First, I washed the shell with a mixture of bleach and dish soap, letting it soak for about an hour before gently brushing clean.  I rinsed it well and let it air dry overnight.
Then, I coated it with paint, going all the way to the edges.  I gave it a second coat to smooth it even more, and let that dry. 
Done.  Couldn't be simpler!



It looks so perfect here on my dresser!  Looking at it, makes me smile and remember my son's precious and happy face as he brought it in to the hotel room for me.  They always say that the best things in life are free. My love language is gifts, and for me, it's about his expression as he waited to show me his little pile of shells, collected with me in mind, his excitement over his finds, and I love it, because I love him. I'll treasure it always.

I realized that it would actually be a beautiful and thoughtful (and inexpensive) little gift idea!  If you can't gather your own shells, you can always find them this time of year, at craft stores.  Wouldn't this be a sweet gift to create and combine with some pretty earrings or something, for a friend or family member?

XOXO,
Sasha


 P.S. Soon, I'll be sharing about the new camera I'm using.  If you follow me on Instagram, you've already seen it... but I'm so in love.  That post and a clothing one are coming next week if all goes well!

Wednesday, July 5, 2017

Feeding teenagers when you're on a budget

I have this constant problem. 

We are always buying food... but we are always out of food around this house! 

Most moms of teens can probably relate to this.  Our house (delightfully) seems to be a landing place for several hungry teenagers (only a couple of which, belong to me) who stop in for food between work, practices, lake time, and youth group events.  I couldn't love this more- and I love how certain teenage friends just basically live here about half the time, sleeping over, showering, washing clothes and helping themselves.  However, they all do the typical raiding of the pantry and fridge, and often need a snack or meal on the run.  My son's job is very active, and he burns a tremendous amount of calories, then stops in to grab a bite and often turns right around and heads out to pre-season practice, where he's running an easy ten miles. (I can't even.)

I need to be feeding him both protein and carbs, but I don't really want to waste my money on empty carbs, so I've been doing a lot of frantic searching for quick and inexpensive things I can make or throw together for a running teenager.  I'm sitting down now, after about two hours in the kitchen, where I knocked out thirty bean and cheese burritos for his grab-and-go dinners, a dozen and a half corndog muffins, chunky monkey bites, and a pan of pizza rolls.  All items have been teen-tested (one of whom is incredibly picky with what they will eat) and got rave reviews!! (Now of course, there aren't veggies and fruits in these snacks, and that's really important. We almost always have huge ziplock bags of ready to go smoothie fixin's in the freezer.  And, I serve fresh veggies with any sit-down family meal we have, or try to sneak things in, plus we serve a ton of spinach salads with fresh, cut-up veggies, all summer, etc.  I also always have a giant fruit bowl out and available for them to help themselves whenever they want.)

These burritos worked out to be a mere forty eight cents apiece!  I purchased a package of 30 burrito wraps ($5.50), 4 cans refried beans ($1 each), and shredded cheese (which I also used some of the leftover cheese for the pizza rolls), on sale 3 packages for $5.  I spread the burrito wraps over the island, put a big spoonful of refried beans, straight from the can onto each, a generous covering of shredded cheese and then wrapped them all up burrito-style. I instructed the kids to microwave them for about 30 seconds before eating.  (I put half into our deep freeze because this made so many.)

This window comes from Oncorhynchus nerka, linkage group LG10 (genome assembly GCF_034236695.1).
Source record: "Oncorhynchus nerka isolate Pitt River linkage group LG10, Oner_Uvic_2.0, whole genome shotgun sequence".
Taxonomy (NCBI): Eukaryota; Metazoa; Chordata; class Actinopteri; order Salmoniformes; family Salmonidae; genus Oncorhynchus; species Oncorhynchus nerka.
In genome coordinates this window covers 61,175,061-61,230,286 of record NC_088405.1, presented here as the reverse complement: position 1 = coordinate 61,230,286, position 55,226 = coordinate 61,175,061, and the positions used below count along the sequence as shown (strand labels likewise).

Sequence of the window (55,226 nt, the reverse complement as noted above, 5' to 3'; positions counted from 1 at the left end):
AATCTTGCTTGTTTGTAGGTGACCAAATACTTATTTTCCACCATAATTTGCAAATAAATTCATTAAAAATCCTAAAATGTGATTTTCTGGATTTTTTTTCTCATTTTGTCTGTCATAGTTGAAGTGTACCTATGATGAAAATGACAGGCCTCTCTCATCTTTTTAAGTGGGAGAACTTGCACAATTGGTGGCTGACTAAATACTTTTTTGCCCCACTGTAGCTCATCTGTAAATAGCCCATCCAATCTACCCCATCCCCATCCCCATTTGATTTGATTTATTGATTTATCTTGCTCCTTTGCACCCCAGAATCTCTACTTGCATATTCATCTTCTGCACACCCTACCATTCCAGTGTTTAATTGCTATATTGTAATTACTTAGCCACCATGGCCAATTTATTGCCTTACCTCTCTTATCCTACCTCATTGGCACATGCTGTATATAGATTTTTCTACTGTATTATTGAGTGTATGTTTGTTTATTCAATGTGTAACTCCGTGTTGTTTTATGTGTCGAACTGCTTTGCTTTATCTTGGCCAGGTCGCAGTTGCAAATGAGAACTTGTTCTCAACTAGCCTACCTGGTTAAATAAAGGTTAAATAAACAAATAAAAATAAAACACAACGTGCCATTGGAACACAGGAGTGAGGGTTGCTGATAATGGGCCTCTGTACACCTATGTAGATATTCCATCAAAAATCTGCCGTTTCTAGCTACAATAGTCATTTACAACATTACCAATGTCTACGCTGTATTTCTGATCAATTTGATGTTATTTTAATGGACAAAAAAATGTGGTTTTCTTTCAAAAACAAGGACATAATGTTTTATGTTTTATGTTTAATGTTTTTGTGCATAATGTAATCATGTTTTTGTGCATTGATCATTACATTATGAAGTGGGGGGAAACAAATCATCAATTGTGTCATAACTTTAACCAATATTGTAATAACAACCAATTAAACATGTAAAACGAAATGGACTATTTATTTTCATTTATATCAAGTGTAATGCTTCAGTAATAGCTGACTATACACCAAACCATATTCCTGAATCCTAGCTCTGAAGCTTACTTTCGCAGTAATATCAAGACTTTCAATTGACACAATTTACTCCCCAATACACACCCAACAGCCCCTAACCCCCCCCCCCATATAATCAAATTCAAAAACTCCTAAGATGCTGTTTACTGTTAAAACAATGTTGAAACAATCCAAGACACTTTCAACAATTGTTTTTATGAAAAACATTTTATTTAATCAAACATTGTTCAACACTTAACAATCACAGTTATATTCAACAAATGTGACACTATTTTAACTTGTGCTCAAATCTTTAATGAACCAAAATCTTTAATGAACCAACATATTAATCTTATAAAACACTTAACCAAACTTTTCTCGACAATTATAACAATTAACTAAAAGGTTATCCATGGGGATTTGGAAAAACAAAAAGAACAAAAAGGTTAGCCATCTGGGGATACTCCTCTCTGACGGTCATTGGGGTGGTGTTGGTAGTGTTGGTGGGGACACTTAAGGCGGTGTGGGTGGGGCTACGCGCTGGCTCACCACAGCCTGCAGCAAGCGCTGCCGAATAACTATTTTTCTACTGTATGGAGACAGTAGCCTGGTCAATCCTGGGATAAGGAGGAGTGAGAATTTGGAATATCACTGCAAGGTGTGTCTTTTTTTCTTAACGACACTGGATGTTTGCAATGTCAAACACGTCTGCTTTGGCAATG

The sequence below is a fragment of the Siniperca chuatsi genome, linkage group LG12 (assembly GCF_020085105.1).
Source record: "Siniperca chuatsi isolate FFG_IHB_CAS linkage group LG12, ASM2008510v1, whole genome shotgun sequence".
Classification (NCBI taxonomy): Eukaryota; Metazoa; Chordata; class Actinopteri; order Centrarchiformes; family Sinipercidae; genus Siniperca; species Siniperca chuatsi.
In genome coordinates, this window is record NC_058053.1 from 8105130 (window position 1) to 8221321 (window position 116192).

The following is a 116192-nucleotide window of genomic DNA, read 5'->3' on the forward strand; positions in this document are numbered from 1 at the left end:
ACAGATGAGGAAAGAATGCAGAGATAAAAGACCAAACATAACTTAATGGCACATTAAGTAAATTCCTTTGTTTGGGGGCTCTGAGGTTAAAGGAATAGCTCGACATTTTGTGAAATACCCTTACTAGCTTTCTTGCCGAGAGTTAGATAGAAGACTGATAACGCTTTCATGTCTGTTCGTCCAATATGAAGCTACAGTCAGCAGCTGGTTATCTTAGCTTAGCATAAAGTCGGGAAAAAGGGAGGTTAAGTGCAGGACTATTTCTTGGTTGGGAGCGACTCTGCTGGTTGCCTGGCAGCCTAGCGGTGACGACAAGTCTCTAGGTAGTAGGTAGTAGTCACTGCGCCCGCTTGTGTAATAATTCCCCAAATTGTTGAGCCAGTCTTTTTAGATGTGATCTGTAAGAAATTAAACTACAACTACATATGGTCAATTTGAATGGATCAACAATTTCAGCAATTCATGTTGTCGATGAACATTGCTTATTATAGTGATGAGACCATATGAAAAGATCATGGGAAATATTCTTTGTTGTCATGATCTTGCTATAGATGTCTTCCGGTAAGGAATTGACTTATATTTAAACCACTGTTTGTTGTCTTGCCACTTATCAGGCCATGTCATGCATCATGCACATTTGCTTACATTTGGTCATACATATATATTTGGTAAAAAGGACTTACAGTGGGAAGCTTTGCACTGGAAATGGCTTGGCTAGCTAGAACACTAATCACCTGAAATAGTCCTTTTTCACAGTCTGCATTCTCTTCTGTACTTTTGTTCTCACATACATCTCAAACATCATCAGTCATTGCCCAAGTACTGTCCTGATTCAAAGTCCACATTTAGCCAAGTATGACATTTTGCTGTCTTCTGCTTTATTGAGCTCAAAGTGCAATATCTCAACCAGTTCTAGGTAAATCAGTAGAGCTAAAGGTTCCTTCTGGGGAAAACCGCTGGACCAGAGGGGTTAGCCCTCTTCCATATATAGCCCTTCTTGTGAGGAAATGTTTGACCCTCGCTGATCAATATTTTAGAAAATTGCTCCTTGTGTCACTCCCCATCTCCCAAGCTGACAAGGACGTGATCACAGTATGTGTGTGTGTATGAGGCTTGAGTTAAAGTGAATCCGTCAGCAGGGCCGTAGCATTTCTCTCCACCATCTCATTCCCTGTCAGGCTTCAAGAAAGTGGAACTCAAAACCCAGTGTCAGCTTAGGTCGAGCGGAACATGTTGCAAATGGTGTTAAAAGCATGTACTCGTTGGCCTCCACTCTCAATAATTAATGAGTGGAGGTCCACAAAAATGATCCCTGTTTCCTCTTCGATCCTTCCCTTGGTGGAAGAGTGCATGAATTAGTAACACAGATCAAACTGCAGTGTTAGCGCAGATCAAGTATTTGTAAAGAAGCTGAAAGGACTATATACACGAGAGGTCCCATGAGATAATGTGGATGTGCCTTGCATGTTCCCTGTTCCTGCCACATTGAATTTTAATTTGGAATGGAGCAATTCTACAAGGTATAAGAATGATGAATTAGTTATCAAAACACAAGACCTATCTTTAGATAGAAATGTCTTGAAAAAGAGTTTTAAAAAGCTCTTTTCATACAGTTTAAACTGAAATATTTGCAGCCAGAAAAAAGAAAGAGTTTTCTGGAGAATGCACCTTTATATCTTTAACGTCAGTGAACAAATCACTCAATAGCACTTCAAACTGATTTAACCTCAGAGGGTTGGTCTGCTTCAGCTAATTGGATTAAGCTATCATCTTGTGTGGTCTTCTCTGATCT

The corn dog muffins couldn't have  been easier and worked out to be a mere nineteen cents each, and were my son's very favorite.  He put a little dollop of ketchup on top and said they were amazing.  He always loved corn dogs as a little boy.  For these, I purchased two of the seventy five cent jiffy corn muffin mixes (you add one egg and a little milk) and one package of hot dogs for $2.  I mixed the muffins according to the package, and topped each with three or four pieces of cut up (uncooked) hot dogs.  I baked the muffins according to the package and froze half the batch for later.

 As for the chunky monkey bites... They were a fluke but seriously awesome, according to one hungry child, so we will be making these again for sure.  (I had purchased a ton of bananas a couple of weeks ago, that were on their way out, so I peeled, cut and froze the chunks thinking we could just make smoothies unless we came up with a better idea.)  Each chunk was about 1/3 of a banana.  I also had some flour quesadilla shells just sitting in my fridge, so I bought a can of Nutella at the store and assembled these much the same as the bean and cheese burritos.  These are a great way for me to get some potassium into my runner in the summer heat.
Finally, the snack my daughter loved - Pizza rolls.  I made these because we had evening plans, Ava had a guest, and I didn't want them eating cereal.  A store-bought pizza crust for two dollars, which I unrolled, spread some deli ham slices down the center, and topped with leftover shredded cheese from the burritos.  I rolled it all up in a long roll, sliced it and placed each one (cinnamon roll-style) into a greased baking dish and baked according to the crust instructions.  I don't think the cost breakdown on this was much since I got the deli ham on sale for $2.  Probably about thirty cents a roll.

When it comes to feeding teenagers food that fills them up when you're on a budget, I'm still learning. But one thing that I have learned for sure about them.  They will eat whatever you put out.  And they will eat it all until it's gone.  If I don't want an entire dish of something eaten, I put half into the fridge for later... and when I need to make our bulk shops stretch between paydays, I divide the contents and freeze or store portions out of the pantry, and out of sight.  Special occasion food often gets put into brown bags and labelled for a shelf in the garage until we need it for the occasion.  Trust me, this is the only way to make food last if you want to shop once a week! Ha! 

I would love to hear some of your inexpensive ideas for feeding multiple hungry, active teenagers (or crowds or family) and I'm sure I'm not alone... if you have some additional good ideas, please share them with us in comments so everyone can enjoy!

XOXO,
Sasha